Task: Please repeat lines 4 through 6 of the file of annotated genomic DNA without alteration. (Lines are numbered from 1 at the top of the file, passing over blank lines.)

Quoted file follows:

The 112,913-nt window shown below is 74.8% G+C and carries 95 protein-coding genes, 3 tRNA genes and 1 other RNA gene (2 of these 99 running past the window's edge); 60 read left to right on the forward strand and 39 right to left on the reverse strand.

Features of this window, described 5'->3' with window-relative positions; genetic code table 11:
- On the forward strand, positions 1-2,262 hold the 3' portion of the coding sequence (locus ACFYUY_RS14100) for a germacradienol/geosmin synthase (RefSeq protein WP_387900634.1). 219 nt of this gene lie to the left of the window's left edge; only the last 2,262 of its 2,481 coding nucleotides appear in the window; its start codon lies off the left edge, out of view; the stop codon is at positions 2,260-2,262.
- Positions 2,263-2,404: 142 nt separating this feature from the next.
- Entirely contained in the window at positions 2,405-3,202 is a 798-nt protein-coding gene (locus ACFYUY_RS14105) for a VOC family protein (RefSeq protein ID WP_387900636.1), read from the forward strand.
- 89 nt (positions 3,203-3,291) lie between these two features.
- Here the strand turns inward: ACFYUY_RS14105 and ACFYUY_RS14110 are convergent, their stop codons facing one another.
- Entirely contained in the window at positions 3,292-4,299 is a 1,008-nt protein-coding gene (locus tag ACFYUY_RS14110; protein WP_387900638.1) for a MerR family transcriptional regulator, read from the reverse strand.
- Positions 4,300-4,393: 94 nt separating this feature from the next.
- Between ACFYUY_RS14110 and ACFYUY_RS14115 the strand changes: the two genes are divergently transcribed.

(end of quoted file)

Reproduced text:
- Positions 2,263-2,404: 142 nt separating this feature from the next.
- Entirely contained in the window at positions 2,405-3,202 is a 798-nt protein-coding gene (locus ACFYUY_RS14105) for a VOC family protein (RefSeq protein ID WP_387900636.1), read from the forward strand.
- 89 nt (positions 3,203-3,291) lie between these two features.